1. Today, human beings seem to be living a special moment of their history in which they are dealing with the ever ancient, ever new, questions about human life, its origin and its destiny in a completely new context.
The key aspect of this moment is the rapid spread of a culture that is obsessively centered on the sovereignty of man–as a species and as individuals–in relation to all of reality. This situation is even referred to as ego-worship, an actual cult of the ego, on whose altar everything, even the most cherished human affections, are sacrificed. This approach is not harmless: it forms a person who is always looking at himself in the mirror, who can’t look others, or the world, in the eye. This approach has negative consequences for all the affections and relationships in life (cf. Laudato si’ n. 48).
Naturally, there is no question of denying or minimizing the legitimacy of individual desire for a certain quality of life or for the economic and technical resources that can make that quality possible. Still, we can’t just ignore the unprincipled materialism that is an element of the alliance between the economy and technology, and that treats life as a resource to be exploited or to be discarded if it does not advance power or profit.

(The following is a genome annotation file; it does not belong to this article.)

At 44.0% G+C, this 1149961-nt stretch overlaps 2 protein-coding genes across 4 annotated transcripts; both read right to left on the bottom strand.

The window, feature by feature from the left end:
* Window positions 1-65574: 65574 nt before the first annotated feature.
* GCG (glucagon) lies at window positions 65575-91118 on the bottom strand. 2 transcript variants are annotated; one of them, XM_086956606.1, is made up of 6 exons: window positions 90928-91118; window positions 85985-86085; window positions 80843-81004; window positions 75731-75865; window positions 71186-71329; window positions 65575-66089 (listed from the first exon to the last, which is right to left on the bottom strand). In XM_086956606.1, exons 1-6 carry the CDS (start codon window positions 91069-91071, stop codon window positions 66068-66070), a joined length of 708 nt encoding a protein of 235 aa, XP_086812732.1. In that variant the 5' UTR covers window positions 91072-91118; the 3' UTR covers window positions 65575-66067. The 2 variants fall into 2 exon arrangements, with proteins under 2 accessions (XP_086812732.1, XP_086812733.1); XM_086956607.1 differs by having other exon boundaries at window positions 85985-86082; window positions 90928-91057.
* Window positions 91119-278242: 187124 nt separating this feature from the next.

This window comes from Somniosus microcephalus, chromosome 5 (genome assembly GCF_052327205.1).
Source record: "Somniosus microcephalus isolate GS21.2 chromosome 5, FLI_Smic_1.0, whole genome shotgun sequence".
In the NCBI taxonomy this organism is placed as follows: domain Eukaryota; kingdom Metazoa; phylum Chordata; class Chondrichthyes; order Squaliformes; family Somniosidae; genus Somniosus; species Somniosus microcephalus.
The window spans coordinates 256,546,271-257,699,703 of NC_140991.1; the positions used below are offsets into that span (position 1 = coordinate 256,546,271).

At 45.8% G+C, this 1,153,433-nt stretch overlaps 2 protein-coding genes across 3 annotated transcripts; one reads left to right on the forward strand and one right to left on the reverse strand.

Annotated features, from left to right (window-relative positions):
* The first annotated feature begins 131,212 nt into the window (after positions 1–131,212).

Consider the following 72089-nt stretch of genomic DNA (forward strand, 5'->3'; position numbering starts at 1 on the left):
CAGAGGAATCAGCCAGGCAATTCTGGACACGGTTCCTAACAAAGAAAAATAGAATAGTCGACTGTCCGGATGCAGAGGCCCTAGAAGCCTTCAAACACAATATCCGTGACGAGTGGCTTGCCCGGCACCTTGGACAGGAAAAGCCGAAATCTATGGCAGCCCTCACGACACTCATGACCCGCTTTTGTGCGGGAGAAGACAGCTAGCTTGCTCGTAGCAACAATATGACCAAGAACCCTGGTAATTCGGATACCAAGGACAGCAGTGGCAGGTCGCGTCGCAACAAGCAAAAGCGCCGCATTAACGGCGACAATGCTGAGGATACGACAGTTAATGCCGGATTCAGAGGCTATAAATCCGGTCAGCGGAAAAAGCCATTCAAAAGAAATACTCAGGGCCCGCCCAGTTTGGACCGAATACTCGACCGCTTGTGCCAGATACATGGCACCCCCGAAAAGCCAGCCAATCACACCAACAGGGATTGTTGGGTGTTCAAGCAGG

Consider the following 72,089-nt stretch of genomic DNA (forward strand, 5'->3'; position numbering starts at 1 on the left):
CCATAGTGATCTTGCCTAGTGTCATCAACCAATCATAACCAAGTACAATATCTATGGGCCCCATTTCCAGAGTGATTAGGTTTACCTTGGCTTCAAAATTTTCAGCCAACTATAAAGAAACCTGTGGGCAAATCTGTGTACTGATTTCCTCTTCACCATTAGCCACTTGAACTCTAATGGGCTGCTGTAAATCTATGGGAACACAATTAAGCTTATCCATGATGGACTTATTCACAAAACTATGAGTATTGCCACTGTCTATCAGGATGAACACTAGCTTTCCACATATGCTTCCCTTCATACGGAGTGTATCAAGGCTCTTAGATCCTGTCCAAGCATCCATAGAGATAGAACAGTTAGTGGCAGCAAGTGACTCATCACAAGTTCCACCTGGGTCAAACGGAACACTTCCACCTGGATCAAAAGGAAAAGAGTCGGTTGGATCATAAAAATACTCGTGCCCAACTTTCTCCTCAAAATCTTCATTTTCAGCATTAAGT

Sadly, all over the world, men, women and children suffer, with bitterness and sorrow, from the false promises of technocratic materialism. And more, because, far from the propaganda claims that well-being would spread automatically with the expansion of the market, poverty, conflict, rejection, abandonment, resentment and despair are all on the increase. In the face of this situation, real scientific and technological progress should instead inspire more humane policies.